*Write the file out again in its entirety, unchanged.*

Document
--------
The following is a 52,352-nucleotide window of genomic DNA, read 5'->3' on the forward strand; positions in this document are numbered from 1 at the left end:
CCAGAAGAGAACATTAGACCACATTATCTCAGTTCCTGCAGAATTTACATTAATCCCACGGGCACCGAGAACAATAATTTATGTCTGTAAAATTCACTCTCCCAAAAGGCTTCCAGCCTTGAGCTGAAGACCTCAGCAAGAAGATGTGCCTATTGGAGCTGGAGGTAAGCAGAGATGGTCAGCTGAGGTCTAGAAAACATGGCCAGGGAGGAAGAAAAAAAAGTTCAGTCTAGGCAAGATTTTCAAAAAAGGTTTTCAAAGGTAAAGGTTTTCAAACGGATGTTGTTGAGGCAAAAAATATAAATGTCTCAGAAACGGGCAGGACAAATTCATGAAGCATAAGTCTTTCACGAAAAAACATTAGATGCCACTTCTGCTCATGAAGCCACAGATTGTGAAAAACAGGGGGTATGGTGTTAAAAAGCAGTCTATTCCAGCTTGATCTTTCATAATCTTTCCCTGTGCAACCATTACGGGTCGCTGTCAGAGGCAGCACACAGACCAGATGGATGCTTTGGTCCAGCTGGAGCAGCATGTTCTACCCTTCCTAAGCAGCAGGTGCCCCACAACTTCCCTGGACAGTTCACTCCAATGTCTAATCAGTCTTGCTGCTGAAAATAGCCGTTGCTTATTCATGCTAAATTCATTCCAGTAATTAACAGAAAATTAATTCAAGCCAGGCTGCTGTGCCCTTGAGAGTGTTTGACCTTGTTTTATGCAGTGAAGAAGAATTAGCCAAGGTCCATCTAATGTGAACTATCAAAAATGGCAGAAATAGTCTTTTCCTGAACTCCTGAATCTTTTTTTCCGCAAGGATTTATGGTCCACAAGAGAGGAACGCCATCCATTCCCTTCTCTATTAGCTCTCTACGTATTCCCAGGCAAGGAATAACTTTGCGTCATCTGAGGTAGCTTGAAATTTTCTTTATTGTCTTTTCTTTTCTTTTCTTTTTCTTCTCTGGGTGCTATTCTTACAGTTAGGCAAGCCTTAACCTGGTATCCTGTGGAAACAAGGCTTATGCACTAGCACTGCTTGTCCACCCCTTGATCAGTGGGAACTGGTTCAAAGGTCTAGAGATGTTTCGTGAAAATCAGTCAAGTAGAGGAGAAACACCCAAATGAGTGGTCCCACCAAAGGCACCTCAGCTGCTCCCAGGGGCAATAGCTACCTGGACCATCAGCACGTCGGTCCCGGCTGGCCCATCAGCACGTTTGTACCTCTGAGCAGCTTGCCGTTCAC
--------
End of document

The following is a 52,352-nucleotide window of genomic DNA, read 5'->3' on the forward strand; positions in this document are numbered from 1 at the left end:
CCAGAAGAGAACATTAGACCACATTATCTCAGTTCCTGCAGAATTTACATTAATCCCACGGGCACCGAGAACAATAATTTATGTCTGTAAAATTCACTCTCCCAAAAGGCTTCCAGCCTTGAGCTGAAGACCTCAGCAAGAAGATGTGCCTATTGGAGCTGGAGGTAAGCAGAGATGGTCAGCTGAGGTCTAGAAAACATGGCCAGGGAGGAAGAAAAAAAAGTTCAGTCTAGGCAAGATTTTCAAAAAAGGTTTTCAAAGGTAAAGGTTTTCAAACGGATGTTGTTGAGGCAAAAAATATAAATGTCTCAGAAACGGGCAGGACAAATTCATGAAGCATAAGTCTTTCACGAAAAAACATTAGATGCCACTTCTGCTCATGAAGCCACAGATTGTGAAAAACAGGGGGTATGGTGTTAAAAAGCAGTCTATTCCAGCTTGATCTTTCATAATCTTTCCCTGTGCAACCATTACGGGTCGCTGTCAGAGGCAGCACACAGACCAGATGGATGCTTTGGTCCAGCTGGAGCAGCATGTTCTACCCTTCCTAAGCAGCAGGTGCCCCACAACTTCCCTGGACAGTTCACTCCAATGTCTAATCAGTCTTGCTGCTGAAAATAGCCGTTGCTTATTCATGCTAAATTCATTCCAGTAATTAACAGAAAATTAATTCAAGCCAGGCTGCTGTGCCCTTGAGAGTGTTTGACCTTGTTTTATGCAGTGAAGAAGAATTAGCCAAGGTCCATCTAATGTGAACTATCAAAAATGGCAGAAATAGTCTTTTCCTGAACTCCTGAATCTTTTTTTCCGCAAGGATTTATGGTCCACAAGAGAGGAACGCCATCCATTCCCTTCTCTATTAGCTCTCTACGTATTCCCAGGCAAGGAATAACTTTGCGTCATCTGAGGTAGCTTGAAATTTTCTTTATTGTCTTTTCTTTTCTTTTCTTTTTCTTCTCTGGGTGCTATTCTTACAGTTAGGCAAGCCTTAACCTGGTATCCTGTGGAAACAAGGCTTATGCACTAGCACTGCTTGTCCACCCCTTGATCAGTGGGAACTGGTTCAAAGGTCTAGAGATGTTTCGTGAAAATCAGTCAAGTAGAGGAGAAACACCCAAATGAGTGGTCCCACCAAAGGCACCTCAGCTGCTCCCAGGGGCAATAGCTACCTGGACCATCAGCACGTCGGTCCCGGCTGGCCCATCAGCACGTTTGTACCTCTGAGCAGCTTGCCGTTCAC